Is there a single, universally accepted way to conduct a death count after a disaster?

It depends on which authority you’re looking toward to answer. A number will get reported in the press, traditionally affirmed by local authorities, coroners’ offices ― there’s a duty to report when someone dies, as a legal process. But it gets murky quickly.

A lot has to do with when do you draw the timeline. When do you say we’ve stopped counting now? As we’ve seen in the court of public opinion, there’s not necessarily consensus.

But in the scientific and medical communities, are there established, agreed-upon guidelines?

Yes, absolutely. But then you have the issue of when you draw the curtain on a study.

In very good faith, people want to know the scale of a disaster quickly ― how many people died? If you’re reporting a house fire or an airline crash, that can be reported quickly and clearly. It becomes trickier in a “slow” disaster ― toxic exposure, PTSD or suicides that come later. So you get into a tricky area of how long we leave the window open.

What’s an example of an instance where a long window was needed to count deaths?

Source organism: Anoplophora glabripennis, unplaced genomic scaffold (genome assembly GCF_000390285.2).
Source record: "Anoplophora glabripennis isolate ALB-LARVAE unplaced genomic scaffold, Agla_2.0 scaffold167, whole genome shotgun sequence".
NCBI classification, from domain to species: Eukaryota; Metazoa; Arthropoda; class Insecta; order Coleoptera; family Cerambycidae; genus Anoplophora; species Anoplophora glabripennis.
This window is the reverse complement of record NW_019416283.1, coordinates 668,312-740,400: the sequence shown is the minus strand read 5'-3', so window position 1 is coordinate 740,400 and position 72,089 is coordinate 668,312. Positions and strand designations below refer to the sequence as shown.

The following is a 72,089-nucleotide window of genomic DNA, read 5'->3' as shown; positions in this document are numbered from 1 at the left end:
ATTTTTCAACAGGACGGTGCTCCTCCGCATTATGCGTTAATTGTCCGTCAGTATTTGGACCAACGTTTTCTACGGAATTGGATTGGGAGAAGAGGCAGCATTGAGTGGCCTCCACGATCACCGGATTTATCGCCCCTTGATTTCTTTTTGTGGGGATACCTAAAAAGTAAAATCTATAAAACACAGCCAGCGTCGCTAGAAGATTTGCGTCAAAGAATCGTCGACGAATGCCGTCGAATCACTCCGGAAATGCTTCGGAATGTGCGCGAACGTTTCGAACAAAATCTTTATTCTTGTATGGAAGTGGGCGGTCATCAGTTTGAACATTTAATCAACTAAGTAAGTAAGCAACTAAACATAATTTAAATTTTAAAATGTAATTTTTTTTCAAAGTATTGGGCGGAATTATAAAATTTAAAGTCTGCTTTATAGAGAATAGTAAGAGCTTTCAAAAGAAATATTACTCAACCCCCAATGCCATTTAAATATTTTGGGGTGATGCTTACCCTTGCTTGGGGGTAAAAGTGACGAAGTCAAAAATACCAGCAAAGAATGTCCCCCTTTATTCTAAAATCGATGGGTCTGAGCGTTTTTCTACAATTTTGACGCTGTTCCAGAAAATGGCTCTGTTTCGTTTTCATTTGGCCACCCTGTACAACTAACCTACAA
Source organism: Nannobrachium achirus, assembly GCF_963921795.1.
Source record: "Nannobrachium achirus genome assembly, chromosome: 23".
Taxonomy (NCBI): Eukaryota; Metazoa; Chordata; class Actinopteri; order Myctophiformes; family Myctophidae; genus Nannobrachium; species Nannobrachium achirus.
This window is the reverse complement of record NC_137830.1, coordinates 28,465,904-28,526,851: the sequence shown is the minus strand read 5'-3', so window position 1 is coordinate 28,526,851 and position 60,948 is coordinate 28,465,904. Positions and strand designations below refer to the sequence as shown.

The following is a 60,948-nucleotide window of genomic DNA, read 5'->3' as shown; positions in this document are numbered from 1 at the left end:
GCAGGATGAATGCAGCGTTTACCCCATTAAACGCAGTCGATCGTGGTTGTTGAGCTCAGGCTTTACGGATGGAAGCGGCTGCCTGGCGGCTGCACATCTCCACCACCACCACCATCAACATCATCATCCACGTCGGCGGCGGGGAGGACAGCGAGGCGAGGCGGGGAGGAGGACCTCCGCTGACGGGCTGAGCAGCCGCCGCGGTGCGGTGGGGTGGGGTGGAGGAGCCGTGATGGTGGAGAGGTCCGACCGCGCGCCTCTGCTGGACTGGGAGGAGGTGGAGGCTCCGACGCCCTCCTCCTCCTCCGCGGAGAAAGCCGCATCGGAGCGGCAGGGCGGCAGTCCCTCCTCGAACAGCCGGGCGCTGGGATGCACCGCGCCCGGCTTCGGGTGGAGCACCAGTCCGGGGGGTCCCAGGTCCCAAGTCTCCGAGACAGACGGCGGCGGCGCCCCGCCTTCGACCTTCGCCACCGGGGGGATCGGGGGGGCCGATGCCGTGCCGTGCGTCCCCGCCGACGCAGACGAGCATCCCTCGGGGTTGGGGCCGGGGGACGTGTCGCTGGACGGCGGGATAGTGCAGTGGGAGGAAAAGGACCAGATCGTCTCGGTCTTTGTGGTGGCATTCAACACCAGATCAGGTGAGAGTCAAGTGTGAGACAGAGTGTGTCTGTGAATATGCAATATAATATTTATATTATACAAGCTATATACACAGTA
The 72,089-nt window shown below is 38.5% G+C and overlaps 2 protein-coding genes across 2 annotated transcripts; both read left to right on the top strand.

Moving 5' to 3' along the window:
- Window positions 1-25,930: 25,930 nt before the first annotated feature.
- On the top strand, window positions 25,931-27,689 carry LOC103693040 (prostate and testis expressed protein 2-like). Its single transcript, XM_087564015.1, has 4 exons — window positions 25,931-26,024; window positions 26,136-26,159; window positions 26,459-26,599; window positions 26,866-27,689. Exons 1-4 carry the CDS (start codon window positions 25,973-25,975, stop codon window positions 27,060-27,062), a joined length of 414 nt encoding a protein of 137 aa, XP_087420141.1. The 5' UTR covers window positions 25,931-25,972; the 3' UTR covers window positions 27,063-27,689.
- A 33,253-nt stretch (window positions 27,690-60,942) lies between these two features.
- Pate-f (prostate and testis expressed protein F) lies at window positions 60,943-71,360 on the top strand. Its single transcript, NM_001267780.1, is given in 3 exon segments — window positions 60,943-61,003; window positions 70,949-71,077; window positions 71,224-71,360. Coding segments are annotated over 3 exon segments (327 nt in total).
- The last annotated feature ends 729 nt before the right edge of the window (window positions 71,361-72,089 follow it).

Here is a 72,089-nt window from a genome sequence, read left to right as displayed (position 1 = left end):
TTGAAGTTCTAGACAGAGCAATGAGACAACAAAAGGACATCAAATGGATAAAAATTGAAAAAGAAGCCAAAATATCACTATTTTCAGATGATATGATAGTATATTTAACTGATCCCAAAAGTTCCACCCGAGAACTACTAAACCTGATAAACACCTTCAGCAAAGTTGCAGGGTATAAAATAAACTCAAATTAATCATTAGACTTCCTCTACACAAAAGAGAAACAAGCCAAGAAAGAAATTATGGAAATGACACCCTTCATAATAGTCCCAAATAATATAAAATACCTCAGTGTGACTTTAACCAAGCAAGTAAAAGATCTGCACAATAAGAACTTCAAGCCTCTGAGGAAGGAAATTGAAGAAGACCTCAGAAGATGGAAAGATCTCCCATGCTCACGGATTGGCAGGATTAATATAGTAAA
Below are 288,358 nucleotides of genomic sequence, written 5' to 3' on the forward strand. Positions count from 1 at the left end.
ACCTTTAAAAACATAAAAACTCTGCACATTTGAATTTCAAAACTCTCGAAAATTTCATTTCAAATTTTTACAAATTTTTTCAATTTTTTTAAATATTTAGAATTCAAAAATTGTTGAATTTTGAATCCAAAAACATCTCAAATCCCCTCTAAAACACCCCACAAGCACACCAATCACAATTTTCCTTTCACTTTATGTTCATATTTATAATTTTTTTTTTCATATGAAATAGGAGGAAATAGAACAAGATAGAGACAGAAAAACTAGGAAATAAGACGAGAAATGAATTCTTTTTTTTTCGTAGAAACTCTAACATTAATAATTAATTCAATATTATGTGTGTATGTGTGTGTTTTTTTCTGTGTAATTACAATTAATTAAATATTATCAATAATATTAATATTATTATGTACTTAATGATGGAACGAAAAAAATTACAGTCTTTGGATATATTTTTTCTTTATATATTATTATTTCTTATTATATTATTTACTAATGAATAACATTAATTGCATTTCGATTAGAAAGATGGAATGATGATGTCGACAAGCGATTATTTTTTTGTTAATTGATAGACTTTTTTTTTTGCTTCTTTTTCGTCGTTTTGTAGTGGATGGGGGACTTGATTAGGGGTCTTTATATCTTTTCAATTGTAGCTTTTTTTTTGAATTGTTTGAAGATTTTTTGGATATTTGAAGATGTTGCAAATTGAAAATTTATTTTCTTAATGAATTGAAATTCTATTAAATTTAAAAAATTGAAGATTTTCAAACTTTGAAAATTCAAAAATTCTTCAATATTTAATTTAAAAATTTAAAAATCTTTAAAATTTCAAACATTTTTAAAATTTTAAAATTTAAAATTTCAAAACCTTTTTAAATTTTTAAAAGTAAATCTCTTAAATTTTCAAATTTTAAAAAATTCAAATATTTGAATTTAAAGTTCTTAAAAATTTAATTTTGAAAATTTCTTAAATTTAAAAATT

How many people died in Sept. 11? The first count, done by emergency responders and deaths certified by a coroner or medical examiner’s office, that’s important. It says that day, or in a week or month, how many died.

But there’s also consensus now ― and you can go to the [Centers for Disease Control and Prevention] guidelines ― that deaths from health exposures or conditions that were made worse, which exceed what you would expect in a time and a place, those are attributable as well.

After Sept. 11, the CDC worked to set up a World Trade Center health registry. That takes a much longer view of health effects ― attributing deaths for Sept. 11 toxic exposure, particularly for firefighters. That, to me, are the guidelines we should be looking at.

It forces us to think of disasters as not something that just happens and is over but is an ongoing process.

Scientists and medical professionals will do their count ― but it’s political when elected officials try to spin those numbers and frame it in a way to show they’ve done their job well.

How does a death count, established by medical professionals, become political?

So scientists and medical professionals will do their count ― but it’s political when elected officials try to spin those numbers and frame it in a way to show they’ve done their job well.